In Agile development, a user story provides a simplified description of a software feature from an end user perspective. You can make your user stories stronger with techniques from behavior-driven development (BDD). In this article, I’ll describe BDD and how you can use it to improve your user stories, which will help improve developer performance, reduce rework, and increase end-user satisfaction.
What is BDD?
Development teams use BDD to create simple scenarios that describe how an application should behave from the end user’s perspective. BDD encourages collaboration between the technical and business stakeholders, ensuring everyone has a clear, shared understanding of the intended user experience in the final product. BDD derives from Test Driven Development (TDD), a development process in which you write test cases before you write code.
Using BDD to Write User Story Acceptance Criteria
You can apply BDD to a user story by adding scenarios that capture the story’s acceptance criteria. Using this technique, you ensure that the development requirements as well as the business perspective and the final user experience expectations are accounted for. And because the acceptance criteria are written in clean, concrete language that all can understand, you can more accurately evaluate release candidates against the acceptance criteria. Put simply, there’s less room for misunderstanding.
To add an acceptance scenario to a story, we use Gherkin, a human-readable language for defining test cases. Using the simple format Given-When-Then, you can capture in first-person from the perspective of each of the team members, like this:
• Given is the setup; for example, “GIVEN the workflow exist”
• When is the action or trigger; for example, “WHEN I request a GET API”
• Then is the assertion; for example, “THEN the the Workflow should run their jobs”
How will the different team members use this in their work?
• Business analysts: Collect software requirements in the form of user stories, focusing on the behavior of the system as well as the needs of the client.
• Developers: Pass each of the test scenarios created for each story, and pass all the test scenarios.
• Quality assurance: Confirm all the test scenarios were implemented, understanding the specific items they need to validate.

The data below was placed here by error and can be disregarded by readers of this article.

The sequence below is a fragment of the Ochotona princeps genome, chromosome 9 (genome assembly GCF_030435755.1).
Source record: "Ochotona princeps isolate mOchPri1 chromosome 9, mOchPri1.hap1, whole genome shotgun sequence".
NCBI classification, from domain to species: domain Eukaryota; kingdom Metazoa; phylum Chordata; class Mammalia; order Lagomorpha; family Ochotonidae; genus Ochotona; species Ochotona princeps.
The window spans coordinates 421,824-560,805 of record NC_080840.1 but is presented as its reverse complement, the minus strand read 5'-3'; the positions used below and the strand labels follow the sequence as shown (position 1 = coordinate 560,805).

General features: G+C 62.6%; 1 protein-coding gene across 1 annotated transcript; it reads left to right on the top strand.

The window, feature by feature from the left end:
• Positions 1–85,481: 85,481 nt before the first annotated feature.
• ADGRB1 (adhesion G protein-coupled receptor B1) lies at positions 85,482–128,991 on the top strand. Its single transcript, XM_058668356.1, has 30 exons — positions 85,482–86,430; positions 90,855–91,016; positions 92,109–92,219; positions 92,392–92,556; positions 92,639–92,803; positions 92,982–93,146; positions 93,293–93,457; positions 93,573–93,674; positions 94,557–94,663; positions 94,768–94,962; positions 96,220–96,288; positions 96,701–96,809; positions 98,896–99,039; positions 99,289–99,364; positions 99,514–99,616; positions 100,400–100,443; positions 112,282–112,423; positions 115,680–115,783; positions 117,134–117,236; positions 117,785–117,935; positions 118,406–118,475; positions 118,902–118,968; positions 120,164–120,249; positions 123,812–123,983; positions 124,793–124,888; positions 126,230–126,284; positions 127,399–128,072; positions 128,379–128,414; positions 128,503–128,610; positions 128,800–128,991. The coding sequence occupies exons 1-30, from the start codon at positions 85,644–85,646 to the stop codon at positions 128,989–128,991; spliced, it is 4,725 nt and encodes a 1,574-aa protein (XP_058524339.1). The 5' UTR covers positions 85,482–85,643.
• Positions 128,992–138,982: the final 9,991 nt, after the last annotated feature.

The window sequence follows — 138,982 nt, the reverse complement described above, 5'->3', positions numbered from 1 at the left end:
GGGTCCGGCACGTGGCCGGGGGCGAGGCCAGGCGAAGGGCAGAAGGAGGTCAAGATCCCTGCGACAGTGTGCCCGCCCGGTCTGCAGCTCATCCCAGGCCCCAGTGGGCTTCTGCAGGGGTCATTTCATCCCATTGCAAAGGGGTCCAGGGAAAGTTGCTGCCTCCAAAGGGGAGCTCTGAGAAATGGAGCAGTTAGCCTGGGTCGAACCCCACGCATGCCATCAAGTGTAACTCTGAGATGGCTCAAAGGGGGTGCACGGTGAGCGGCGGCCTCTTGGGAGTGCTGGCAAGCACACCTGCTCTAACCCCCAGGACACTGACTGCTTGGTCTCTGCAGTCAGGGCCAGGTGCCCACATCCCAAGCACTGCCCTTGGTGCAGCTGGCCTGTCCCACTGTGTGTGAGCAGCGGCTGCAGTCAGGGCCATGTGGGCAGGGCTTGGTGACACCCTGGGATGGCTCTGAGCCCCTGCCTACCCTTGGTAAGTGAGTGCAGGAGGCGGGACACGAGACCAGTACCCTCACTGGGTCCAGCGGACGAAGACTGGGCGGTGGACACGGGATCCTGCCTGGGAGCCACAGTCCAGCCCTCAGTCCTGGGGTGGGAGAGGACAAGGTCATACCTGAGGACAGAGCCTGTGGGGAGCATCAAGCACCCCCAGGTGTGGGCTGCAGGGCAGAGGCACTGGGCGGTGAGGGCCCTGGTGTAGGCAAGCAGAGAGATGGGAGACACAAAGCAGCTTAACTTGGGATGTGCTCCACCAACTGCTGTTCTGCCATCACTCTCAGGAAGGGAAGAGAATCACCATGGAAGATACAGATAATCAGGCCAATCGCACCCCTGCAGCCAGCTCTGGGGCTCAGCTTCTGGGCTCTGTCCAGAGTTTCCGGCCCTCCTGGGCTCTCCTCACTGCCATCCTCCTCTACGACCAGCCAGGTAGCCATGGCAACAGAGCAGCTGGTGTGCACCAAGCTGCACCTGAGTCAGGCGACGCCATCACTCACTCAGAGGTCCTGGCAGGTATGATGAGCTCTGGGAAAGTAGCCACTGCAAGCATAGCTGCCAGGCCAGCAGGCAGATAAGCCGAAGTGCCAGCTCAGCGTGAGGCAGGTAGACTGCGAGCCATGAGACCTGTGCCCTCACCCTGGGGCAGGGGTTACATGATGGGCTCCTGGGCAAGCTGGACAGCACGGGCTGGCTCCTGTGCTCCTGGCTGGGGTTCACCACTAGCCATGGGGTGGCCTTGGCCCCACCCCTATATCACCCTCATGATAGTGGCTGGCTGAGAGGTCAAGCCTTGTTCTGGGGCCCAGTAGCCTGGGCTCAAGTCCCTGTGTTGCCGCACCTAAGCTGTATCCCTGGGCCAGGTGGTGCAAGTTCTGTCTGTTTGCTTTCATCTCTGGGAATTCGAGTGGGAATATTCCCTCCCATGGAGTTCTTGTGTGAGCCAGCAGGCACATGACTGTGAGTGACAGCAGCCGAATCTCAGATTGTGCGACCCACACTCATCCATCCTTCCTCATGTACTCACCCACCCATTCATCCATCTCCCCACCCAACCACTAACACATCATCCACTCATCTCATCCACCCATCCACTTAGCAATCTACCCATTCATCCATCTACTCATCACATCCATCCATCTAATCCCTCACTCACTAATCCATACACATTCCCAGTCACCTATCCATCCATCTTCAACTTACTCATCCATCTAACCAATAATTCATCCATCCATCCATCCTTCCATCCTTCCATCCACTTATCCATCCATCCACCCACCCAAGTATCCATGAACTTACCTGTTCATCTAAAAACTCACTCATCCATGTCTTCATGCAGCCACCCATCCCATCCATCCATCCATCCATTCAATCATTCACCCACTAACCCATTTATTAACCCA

• Product owners: Understand the user ‘s needs (customer voice) and the system behavior expectations, providing input for the creation of all the scenarios.
Stakeholders can collaborate more closely by adding examples of the expected behavior in the form of these acceptance criteria scenarios to the system.
Using BDD with user stories is an excellent strategy for teams that are performing well with user story development but then start to see complications in their work during testing. In this case, using the BDD approach enables stakeholders to work closely with all of the team, adding examples of the behavior they expect from the system. By providing their input in this way, stakeholders can help eliminate the need for guesswork or assumptions when building the application and help reduce complications in testing.
How Will Your Team Benefit From Using BDD With User Stories?
BDD offers many short- and long-term benefits to Agile teams, including:
• Improved team collaboration: Using BDD to strengthen your stories leaves no room for the doubts and assumptions that can sometimes slow the process down. Instead, you get the information directly from the stakeholders in a simple, clear, easily understood format, making it much easier to understand the requirements.
• Improved visibility: When you use a colloquial language to write your stories, it allows everyone to understand the progress of the project and makes it easier to get a 360-degree view of the project.
• Reduced costs: Producing higher quality code that requires less bug fixing speeds time to market and reduces costs, producing more robust software delivery.
• Increased adaptability: BDD makes it much easier to modify scenarios as needs change.
What Are the Challenges in Using BDD With User Stories?
The biggest hurdles most teams have in using BDD techniques with user stories are capacity and commitment. The BDD approach, especially in the beginning, is more time-consuming, so the team must have the time to commit to the work. All the participants must be involved during each planning session. If any team member who will be impacted by the application isn’t considered at the moment scenarios are created, you introduce the risk of assumptions being made about what that team member’s perspective might be.
To avoid this issue, be sure to dedicate enough time for all the activities involved, including stakeholder mapping, learning about the BDD approach, story writing, and validation of acceptance criteria.
Are You Ready for BDD User Stories?
Using BDD to capture the user story’s acceptance criteria can benefit your team in many ways. It can help clarify the requirements as well as the system behavior expected by all the project’s stakeholders. It can help the team work more efficiently from design to production and beyond. It can reduce the amount of time spent in rework. It can result in higher quality work and higher levels of end-user satisfaction. And it can significantly increase the team’s visibility to end-user needs so that they can add value to the business faster.